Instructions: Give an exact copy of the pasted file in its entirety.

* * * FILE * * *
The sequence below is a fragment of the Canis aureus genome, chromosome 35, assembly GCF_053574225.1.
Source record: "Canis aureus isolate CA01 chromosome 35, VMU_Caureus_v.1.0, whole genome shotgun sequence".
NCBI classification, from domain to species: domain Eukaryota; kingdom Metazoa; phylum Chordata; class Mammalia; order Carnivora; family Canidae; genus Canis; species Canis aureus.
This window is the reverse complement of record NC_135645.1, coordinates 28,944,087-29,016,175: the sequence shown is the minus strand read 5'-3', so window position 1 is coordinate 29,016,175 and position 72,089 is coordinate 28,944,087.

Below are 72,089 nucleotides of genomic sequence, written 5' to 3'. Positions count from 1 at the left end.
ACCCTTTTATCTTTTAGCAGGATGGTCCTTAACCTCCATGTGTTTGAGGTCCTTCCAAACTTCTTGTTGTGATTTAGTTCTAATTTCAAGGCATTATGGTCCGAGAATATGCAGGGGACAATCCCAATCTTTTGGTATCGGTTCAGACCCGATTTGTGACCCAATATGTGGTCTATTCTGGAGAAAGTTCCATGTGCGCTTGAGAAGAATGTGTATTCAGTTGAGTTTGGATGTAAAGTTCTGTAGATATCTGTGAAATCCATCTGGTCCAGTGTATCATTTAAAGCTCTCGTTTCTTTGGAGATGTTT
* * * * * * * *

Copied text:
The sequence below is a fragment of the Canis aureus genome, chromosome 35, assembly GCF_053574225.1.
Source record: "Canis aureus isolate CA01 chromosome 35, VMU_Caureus_v.1.0, whole genome shotgun sequence".
NCBI classification, from domain to species: domain Eukaryota; kingdom Metazoa; phylum Chordata; class Mammalia; order Carnivora; family Canidae; genus Canis; species Canis aureus.
This window is the reverse complement of record NC_135645.1, coordinates 28,944,087-29,016,175: the sequence shown is the minus strand read 5'-3', so window position 1 is coordinate 29,016,175 and position 72,089 is coordinate 28,944,087.

Below are 72,089 nucleotides of genomic sequence, written 5' to 3'. Positions count from 1 at the left end.
ACCCTTTTATCTTTTAGCAGGATGGTCCTTAACCTCCATGTGTTTGAGGTCCTTCCAAACTTCTTGTTGTGATTTAGTTCTAATTTCAAGGCATTATGGTCCGAGAATATGCAGGGGACAATCCCAATCTTTTGGTATCGGTTCAGACCCGATTTGTGACCCAATATGTGGTCTATTCTGGAGAAAGTTCCATGTGCGCTTGAGAAGAATGTGTATTCAGTTGAGTTTGGATGTAAAGTTCTGTAGATATCTGTGAAATCCATCTGGTCCAGTGTATCATTTAAAGCTCTCGTTTCTTTGGAGATGTTT